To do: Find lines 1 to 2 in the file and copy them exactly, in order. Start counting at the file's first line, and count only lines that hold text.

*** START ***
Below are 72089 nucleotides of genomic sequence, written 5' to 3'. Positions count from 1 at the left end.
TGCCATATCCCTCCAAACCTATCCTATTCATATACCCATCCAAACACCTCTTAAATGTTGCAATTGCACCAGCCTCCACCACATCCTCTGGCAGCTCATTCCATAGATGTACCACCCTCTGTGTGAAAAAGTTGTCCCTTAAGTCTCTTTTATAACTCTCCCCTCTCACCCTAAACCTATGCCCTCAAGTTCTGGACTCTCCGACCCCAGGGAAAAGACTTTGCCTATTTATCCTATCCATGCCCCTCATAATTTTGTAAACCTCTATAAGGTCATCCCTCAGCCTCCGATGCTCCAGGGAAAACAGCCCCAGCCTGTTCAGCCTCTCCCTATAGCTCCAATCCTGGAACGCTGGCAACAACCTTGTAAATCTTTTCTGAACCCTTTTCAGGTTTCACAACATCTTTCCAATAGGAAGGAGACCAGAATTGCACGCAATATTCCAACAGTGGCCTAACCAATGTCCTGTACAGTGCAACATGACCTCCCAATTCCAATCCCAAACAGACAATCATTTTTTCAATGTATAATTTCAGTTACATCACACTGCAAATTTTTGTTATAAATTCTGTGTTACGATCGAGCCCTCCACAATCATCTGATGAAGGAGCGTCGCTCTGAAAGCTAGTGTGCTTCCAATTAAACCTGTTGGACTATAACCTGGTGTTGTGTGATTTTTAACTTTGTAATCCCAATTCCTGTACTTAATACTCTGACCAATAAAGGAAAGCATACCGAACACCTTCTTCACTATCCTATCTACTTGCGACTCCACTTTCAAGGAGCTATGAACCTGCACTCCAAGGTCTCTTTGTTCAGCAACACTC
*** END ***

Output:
Below are 72089 nucleotides of genomic sequence, written 5' to 3'. Positions count from 1 at the left end.
TGCCATATCCCTCCAAACCTATCCTATTCATATACCCATCCAAACACCTCTTAAATGTTGCAATTGCACCAGCCTCCACCACATCCTCTGGCAGCTCATTCCATAGATGTACCACCCTCTGTGTGAAAAAGTTGTCCCTTAAGTCTCTTTTATAACTCTCCCCTCTCACCCTAAACCTATGCCCTCAAGTTCTGGACTCTCCGACCCCAGGGAAAAGACTTTGCCTATTTATCCTATCCATGCCCCTCATAATTTTGTAAACCTCTATAAGGTCATCCCTCAGCCTCCGATGCTCCAGGGAAAACAGCCCCAGCCTGTTCAGCCTCTCCCTATAGCTCCAATCCTGGAACGCTGGCAACAACCTTGTAAATCTTTTCTGAACCCTTTTCAGGTTTCACAACATCTTTCCAATAGGAAGGAGACCAGAATTGCACGCAATATTCCAACAGTGGCCTAACCAATGTCCTGTACAGTGCAACATGACCTCCCAATTCCAATCCCAAACAGACAATCATTTTTTCAATGTATAATTTCAGTTACATCACACTGCAAATTTTTGTTATAAATTCTGTGTTACGATCGAGCCCTCCACAATCATCTGATGAAGGAGCGTCGCTCTGAAAGCTAGTGTGCTTCCAATTAAACCTGTTGGACTATAACCTGGTGTTGTGTGATTTTTAACTTTGTAATCCCAATTCCTGTACTTAATACTCTGACCAATAAAGGAAAGCATACCGAACACCTTCTTCACTATCCTATCTACTTGCGACTCCACTTTCAAGGAGCTATGAACCTGCACTCCAAGGTCTCTTTGTTCAGCAACACTC